~ Robert Ballard
Most of us have heard of NIMBY (not in my backyard) movements: campaigns to stop something or other from being built or established in our neighborhoods and communities. None of us wants a polluting factory or refinery or waste facility near us; but if it's not near us, where does it go? Most of us don't think about that; we just say a word or two of gratitude that our neighborhood is relatively pollution-free and go on about our lives, rarely, if ever, considering that our high-consumption lifestyle means that someone somewhere else has to pay a high price for our choices.
A recent issue of The Sun interviews Robert Bullard, one of the pioneers of the environmental justice movement, talking about the injustices inherent in where we choose to locate polluting factories and toxic waste dumps. Here's an excerpt:
Cowell: What types of environmental hazards do you see most often in low-income and African American communities?
Bullard: It’s mostly waste. Everybody produces waste regardless of class or race, but not everybody has to live near where the waste is dumped. We did a study of commercial hazardous-waste facilities and found that more than half of the residents living within a two-mile radius of these facilities were people of color. When you look at two or more of these facilities in close proximity, that number jumps to 69 percent, and it’s likely that there aren’t just two or three but four or five in a single area. When smelters, refineries, and chemical plants are located near schools, the students attending those schools are predominantly low income and minority. And if you live in a community of color, you are two and a half times more likely to live near a polluting facility. That’s part of the reason why zip codes and neighborhoods are consistent, powerful predictors of people’s health.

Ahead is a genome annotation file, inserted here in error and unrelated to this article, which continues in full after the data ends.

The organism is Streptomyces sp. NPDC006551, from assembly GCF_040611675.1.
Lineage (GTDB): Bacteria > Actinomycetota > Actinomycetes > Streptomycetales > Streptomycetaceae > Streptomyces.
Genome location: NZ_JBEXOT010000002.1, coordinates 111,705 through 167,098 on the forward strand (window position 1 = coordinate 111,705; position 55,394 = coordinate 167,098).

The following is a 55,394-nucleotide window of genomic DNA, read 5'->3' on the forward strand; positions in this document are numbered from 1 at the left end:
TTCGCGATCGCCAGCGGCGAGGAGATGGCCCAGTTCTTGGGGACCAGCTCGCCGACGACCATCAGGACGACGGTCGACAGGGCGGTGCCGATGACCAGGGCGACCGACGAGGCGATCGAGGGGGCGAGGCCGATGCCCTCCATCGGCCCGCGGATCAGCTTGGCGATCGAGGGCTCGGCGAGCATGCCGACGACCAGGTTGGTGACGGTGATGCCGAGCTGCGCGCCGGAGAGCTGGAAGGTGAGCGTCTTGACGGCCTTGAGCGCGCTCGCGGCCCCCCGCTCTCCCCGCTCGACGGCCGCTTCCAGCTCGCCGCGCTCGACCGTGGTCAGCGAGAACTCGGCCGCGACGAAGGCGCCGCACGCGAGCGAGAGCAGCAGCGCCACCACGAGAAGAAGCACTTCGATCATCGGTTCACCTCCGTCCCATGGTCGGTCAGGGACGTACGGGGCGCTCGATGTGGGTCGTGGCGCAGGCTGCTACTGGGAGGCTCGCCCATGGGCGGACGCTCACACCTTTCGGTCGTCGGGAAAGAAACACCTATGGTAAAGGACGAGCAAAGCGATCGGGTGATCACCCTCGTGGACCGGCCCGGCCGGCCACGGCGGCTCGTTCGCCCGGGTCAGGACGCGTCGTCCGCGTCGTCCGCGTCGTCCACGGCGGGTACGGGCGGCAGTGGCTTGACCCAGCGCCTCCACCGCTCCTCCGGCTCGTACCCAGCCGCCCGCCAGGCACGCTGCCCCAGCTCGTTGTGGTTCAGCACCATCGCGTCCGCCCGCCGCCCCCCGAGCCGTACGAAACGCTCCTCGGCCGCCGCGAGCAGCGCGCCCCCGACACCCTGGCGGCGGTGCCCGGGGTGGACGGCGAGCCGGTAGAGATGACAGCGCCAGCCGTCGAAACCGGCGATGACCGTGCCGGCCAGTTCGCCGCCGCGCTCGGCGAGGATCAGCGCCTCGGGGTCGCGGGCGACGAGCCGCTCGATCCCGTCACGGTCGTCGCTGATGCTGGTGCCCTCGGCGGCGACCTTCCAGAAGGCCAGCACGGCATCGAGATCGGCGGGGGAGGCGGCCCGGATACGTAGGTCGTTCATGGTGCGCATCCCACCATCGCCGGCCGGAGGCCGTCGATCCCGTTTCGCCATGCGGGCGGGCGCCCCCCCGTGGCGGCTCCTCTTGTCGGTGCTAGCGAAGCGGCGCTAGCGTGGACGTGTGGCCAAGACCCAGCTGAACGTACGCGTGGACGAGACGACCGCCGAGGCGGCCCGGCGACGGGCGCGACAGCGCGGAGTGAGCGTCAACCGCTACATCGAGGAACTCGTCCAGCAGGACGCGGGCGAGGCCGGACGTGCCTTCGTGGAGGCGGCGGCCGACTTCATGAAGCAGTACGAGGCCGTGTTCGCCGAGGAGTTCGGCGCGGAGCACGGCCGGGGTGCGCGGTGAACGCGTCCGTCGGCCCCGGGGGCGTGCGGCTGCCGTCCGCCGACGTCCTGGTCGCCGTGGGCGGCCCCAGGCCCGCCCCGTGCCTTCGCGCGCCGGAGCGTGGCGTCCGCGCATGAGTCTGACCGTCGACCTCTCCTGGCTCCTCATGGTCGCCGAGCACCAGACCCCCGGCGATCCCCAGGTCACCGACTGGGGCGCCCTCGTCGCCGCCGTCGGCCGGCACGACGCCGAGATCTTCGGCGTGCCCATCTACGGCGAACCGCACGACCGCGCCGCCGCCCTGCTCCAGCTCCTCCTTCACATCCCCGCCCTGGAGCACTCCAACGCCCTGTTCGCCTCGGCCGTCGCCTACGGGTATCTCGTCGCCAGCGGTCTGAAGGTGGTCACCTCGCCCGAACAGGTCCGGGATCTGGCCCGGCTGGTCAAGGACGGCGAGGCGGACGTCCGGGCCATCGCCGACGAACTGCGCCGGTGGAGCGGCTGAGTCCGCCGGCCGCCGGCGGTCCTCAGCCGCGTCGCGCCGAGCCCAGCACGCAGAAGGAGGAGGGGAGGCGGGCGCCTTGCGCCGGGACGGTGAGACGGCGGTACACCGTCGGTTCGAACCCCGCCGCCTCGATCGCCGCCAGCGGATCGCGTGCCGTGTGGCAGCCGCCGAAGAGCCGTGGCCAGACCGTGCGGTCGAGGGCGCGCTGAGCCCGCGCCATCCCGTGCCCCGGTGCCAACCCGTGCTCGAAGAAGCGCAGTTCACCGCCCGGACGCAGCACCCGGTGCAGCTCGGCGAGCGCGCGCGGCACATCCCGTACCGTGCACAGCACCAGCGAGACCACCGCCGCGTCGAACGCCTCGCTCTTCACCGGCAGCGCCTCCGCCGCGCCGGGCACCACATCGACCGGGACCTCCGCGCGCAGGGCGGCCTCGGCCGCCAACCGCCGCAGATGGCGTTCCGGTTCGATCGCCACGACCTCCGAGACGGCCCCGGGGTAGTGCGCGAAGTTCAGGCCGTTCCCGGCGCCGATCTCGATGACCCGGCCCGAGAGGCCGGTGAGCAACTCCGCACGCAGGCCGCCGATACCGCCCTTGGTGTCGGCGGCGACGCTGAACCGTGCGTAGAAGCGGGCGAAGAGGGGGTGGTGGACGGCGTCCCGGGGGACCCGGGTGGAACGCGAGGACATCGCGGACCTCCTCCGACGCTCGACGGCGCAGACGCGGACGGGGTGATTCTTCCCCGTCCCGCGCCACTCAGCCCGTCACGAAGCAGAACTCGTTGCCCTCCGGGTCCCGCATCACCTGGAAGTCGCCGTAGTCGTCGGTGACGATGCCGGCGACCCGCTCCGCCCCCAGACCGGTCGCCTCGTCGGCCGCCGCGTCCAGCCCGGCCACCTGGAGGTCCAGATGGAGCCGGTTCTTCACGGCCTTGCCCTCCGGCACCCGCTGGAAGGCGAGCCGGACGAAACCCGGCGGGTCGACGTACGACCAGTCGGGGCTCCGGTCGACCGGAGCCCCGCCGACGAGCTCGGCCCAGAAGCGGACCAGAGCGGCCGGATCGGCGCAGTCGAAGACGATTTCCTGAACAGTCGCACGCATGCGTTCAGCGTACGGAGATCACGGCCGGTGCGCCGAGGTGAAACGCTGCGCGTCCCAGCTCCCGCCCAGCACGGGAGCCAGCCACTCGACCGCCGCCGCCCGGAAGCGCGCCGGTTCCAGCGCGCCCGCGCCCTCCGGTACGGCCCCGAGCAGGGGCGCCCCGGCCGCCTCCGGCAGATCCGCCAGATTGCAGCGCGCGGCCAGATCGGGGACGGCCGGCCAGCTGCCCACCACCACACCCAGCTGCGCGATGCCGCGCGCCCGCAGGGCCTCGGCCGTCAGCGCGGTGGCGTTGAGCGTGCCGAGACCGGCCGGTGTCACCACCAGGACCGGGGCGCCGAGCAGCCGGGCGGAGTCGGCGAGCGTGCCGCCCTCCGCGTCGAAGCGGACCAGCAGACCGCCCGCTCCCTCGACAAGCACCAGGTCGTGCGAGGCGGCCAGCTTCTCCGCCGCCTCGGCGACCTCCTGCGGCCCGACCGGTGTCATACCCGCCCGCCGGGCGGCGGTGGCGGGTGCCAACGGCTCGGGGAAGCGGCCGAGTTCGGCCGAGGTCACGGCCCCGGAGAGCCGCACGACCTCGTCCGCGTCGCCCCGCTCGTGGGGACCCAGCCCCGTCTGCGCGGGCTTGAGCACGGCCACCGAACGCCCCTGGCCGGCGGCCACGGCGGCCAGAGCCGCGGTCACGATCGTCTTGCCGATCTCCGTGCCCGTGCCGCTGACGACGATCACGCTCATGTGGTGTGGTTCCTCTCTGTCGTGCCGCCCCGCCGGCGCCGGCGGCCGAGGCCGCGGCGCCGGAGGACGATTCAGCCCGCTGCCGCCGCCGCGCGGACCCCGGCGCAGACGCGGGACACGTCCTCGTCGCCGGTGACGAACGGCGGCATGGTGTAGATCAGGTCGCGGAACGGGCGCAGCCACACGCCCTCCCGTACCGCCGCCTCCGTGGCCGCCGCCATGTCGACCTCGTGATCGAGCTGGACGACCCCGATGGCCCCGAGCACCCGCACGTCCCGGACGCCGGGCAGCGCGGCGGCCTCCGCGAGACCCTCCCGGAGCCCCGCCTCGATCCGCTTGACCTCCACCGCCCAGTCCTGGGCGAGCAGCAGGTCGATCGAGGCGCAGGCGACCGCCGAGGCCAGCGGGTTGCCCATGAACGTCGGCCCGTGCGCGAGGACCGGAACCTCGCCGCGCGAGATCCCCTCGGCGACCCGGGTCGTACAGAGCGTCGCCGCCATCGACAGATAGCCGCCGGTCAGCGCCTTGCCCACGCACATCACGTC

Poor communities are sometimes exposed to chemicals that haven’t even had toxicological research conducted on them yet. Local governments are gambling with people’s lives. And when someone objects, the burden is on those who are fighting serious illnesses to prove that this toxin has destroyed their health. Sometimes they don’t even know which chemical is making them sick. The burden of proof should be reversed: the company producing the chemical should have to prove that it will not harm the public.
Bullard also talks about the importance of redefining the environmental movement to include both the natural world and the places we live. As he says, "We can’t leave people out of our concept of the environment. And once we start to talk about people, we have to talk about justice and equality."
Read the complete interview.
Bullard's interview is an important reminder to educators who are teaching about environmental issues to engage students in a broader discussion of the inequities involved in our current systems, and a call to activists to expand the boundaries of what "environmental protection" means.
For a couple ideas about exploring environmental racism with students, check out these two activities from our friends at Teaching Tolerance.
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